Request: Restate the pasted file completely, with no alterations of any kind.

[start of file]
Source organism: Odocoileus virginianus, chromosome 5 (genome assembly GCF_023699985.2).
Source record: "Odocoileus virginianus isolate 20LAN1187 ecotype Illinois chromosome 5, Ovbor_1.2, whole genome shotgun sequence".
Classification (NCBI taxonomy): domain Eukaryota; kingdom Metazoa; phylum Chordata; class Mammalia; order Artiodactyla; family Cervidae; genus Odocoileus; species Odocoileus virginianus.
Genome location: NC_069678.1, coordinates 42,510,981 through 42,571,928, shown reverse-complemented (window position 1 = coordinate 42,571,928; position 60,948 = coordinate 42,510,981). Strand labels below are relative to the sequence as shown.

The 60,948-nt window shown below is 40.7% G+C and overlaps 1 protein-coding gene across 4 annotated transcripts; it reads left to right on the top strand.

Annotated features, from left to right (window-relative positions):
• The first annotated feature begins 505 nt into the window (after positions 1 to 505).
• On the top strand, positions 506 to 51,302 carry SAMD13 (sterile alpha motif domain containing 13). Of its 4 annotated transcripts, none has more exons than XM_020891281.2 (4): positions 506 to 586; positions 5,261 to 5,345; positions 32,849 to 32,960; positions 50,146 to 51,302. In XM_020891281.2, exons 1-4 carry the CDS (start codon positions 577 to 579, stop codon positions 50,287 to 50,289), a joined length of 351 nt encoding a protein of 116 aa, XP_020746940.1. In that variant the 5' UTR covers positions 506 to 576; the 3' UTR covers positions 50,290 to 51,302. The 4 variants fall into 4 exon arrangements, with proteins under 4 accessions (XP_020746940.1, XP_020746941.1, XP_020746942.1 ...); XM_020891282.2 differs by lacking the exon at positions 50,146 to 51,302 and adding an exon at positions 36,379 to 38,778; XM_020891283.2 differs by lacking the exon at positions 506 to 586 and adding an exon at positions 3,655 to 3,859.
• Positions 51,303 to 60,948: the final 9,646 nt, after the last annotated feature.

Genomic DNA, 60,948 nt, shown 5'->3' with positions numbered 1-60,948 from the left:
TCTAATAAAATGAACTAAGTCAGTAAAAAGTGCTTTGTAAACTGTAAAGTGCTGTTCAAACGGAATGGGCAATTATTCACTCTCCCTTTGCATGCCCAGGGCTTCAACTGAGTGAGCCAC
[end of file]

Source organism: Odocoileus virginianus, chromosome 5 (genome assembly GCF_023699985.2).
Source record: "Odocoileus virginianus isolate 20LAN1187 ecotype Illinois chromosome 5, Ovbor_1.2, whole genome shotgun sequence".
Classification (NCBI taxonomy): domain Eukaryota; kingdom Metazoa; phylum Chordata; class Mammalia; order Artiodactyla; family Cervidae; genus Odocoileus; species Odocoileus virginianus.
Genome location: NC_069678.1, coordinates 42,510,981 through 42,571,928, shown reverse-complemented (window position 1 = coordinate 42,571,928; position 60,948 = coordinate 42,510,981). Strand labels below are relative to the sequence as shown.

The 60,948-nt window shown below is 40.7% G+C and overlaps 1 protein-coding gene across 4 annotated transcripts; it reads left to right on the top strand.

Annotated features, from left to right (window-relative positions):
• The first annotated feature begins 505 nt into the window (after positions 1 to 505).
• On the top strand, positions 506 to 51,302 carry SAMD13 (sterile alpha motif domain containing 13). Of its 4 annotated transcripts, none has more exons than XM_020891281.2 (4): positions 506 to 586; positions 5,261 to 5,345; positions 32,849 to 32,960; positions 50,146 to 51,302. In XM_020891281.2, exons 1-4 carry the CDS (start codon positions 577 to 579, stop codon positions 50,287 to 50,289), a joined length of 351 nt encoding a protein of 116 aa, XP_020746940.1. In that variant the 5' UTR covers positions 506 to 576; the 3' UTR covers positions 50,290 to 51,302. The 4 variants fall into 4 exon arrangements, with proteins under 4 accessions (XP_020746940.1, XP_020746941.1, XP_020746942.1 ...); XM_020891282.2 differs by lacking the exon at positions 50,146 to 51,302 and adding an exon at positions 36,379 to 38,778; XM_020891283.2 differs by lacking the exon at positions 506 to 586 and adding an exon at positions 3,655 to 3,859.
• Positions 51,303 to 60,948: the final 9,646 nt, after the last annotated feature.

Genomic DNA, 60,948 nt, shown 5'->3' with positions numbered 1-60,948 from the left:
TCTAATAAAATGAACTAAGTCAGTAAAAAGTGCTTTGTAAACTGTAAAGTGCTGTTCAAACGGAATGGGCAATTATTCACTCTCCCTTTGCATGCCCAGGGCTTCAACTGAGTGAGCCAC